An investigation requested by U.S. Senator Ron Johnson has found that U.S. Postal Service practices during the 2016 election cycle violated the Hatch Act. Media Trackers exclusively reported last week that the investigation would likely find Hatch Act violations and we obtained the U.S. Office of Special Council’s final report on the probe Tuesday. Media Trackers first reported of the probe’s existence in December, 2016.
The Hatch Act is a federal law that restricts the political activity of federal and Postal Service employees while on duty, on government property, wearing an official uniform, or using a government vehicle. It also prohibits candidates campaigning for election to public office on leased or owned postal property.
The OSC, at U.S. Senator Ron Johnson’s request, investigated whether leave without pay (LWOP) granted to postal carriers to engage in union campaign activities violated the Hatch Act. Johnson’s request was prompted by a complaint from a constituent; a Central Wisconsin postal worker who said the absences to engage in union campaign activity left local post offices thin on staff. The OSC report says the “Labor 2016 program” targeted multiple races across the country. But the OSC primarily reviewed the union official LWOP requests for the Lakeland District in Wisconsin, and the Philadelphia Metro District.
OSC found that NALC (National Association of Letter Carriers) provided lists of letter carriers to participate in the Labor 2016 program to the manager of Labor Relations for Policy and Programs and USPS’s primary liaison with NALC. The lists were then emailed to USPS officials at lower echelons of management, according to the report. These officials interpreted communications as directives to release the carriers on union official LWOP.
The report says local supervisors raised concerns about the impact on postal operations and objected to the release of some carriers. Despite their objections, mid-level USPS managers instructed the local supervisors to release all listed carriers on union official LWOP so they could take part in NALC’s political activity. As Media Trackers previously reported, these absences resulted in thousands of dollars of overtime being accrued at post offices around the country.
OSC’s investigation did not determine that USPS officials helped the NALC identify or select carriers to take part in the program. The report also says evidence does not support a finding that USPS officials sought to assist NALC’s favored candidates in achieving victory. Rather, the report says the evidence suggests that the practice was intended to engender goodwill in its working relationship with the union. The report says the practice is longstanding, going back many election cycles.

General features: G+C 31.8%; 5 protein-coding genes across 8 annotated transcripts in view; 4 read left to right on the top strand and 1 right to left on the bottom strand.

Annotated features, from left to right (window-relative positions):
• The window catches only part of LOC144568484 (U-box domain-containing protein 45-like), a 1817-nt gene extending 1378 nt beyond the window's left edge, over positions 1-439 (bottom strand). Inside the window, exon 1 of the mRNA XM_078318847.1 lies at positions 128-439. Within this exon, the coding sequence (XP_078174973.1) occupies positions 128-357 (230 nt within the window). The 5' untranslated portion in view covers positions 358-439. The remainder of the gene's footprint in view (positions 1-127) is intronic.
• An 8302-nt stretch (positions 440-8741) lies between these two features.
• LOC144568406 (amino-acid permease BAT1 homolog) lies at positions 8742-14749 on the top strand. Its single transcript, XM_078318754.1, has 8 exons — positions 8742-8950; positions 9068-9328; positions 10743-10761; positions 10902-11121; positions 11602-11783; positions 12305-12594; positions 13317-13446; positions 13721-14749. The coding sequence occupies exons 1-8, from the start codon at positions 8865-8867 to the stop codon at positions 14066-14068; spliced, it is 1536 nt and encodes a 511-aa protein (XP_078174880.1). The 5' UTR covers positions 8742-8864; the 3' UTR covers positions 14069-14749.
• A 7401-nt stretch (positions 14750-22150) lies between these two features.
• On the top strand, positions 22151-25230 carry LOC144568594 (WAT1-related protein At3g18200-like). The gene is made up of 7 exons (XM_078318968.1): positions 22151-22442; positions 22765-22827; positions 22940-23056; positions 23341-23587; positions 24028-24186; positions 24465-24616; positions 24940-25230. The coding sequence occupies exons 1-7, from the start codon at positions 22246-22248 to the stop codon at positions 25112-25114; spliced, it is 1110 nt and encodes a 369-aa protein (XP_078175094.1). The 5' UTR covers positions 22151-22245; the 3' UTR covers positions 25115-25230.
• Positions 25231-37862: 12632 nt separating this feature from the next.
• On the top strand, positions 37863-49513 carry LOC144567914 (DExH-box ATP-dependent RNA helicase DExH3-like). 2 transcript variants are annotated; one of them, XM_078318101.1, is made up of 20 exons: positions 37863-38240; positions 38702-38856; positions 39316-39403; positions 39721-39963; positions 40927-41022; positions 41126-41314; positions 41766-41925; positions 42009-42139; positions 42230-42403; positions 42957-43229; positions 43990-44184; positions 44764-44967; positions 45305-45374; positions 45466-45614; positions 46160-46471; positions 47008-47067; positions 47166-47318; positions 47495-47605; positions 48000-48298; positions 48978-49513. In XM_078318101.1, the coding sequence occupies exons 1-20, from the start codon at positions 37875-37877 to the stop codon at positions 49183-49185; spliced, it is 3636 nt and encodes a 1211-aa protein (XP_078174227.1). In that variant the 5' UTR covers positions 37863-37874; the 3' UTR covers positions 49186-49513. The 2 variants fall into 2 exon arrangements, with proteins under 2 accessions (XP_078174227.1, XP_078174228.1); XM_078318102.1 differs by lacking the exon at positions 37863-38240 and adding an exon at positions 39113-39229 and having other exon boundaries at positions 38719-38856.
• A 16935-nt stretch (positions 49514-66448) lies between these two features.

But OSC did conclude that USPS management took official actions to enable NALC’s political activity. The report says these efforts constitute a systemic violation of the Hatch Act. Specifically, USPS’s practice of facilitating carrier releases for the union’s political activity resulted in an institutional bias in favor of NALC’s endorsed political candidates, which the Hatch Act prohibits. As a result, the OSC isn’t seeking individual disciplinary action but says agency-wide corrective action is necessary.
The report says the NALC chose members who were described as “activists” who were “capable of doing this work” in each targeted battleground state. Media Trackers previously reported that six key battleground states, including Wisconsin, were targeted for the effort. The postal worker who complained to Johnson told Media Trackers in December that the workers campaigned for senate candidate Russ Feingold and presidential candidate Hillary Clinton, both Democrats.
The report indicates that the second round of releases created staffing level issues at several Wisconsin postal locations: Delafield, Green Bay, Marshfield and Neenah. The report says that based on previous experience in which pushing back had proven futile, local managers accommodated the requests. In Marshfield, an employee was released even though the weekly schedule already had been posted and the employee was scheduled to work. It was the Marshfield incident that led to the contact with Johnson’s office.
The investigation concluded that the identified institutional Hatch Act issues are not exclusively attributable to anyone one employee, so disciplinary action was not deemed appropriate in this case. But the OSC says USPS must prevent future violations through changes in its practices regarding union official leave without pay. The report says agency representatives appear ready to take the steps necessary to comply with the Hatch Act. OSC asked that the Postal Service have the corrective action plan ready by August 31.
Johnson’s committee on Homeland Security and Governmental Affairs is holding a hearing on the findings Wednesday.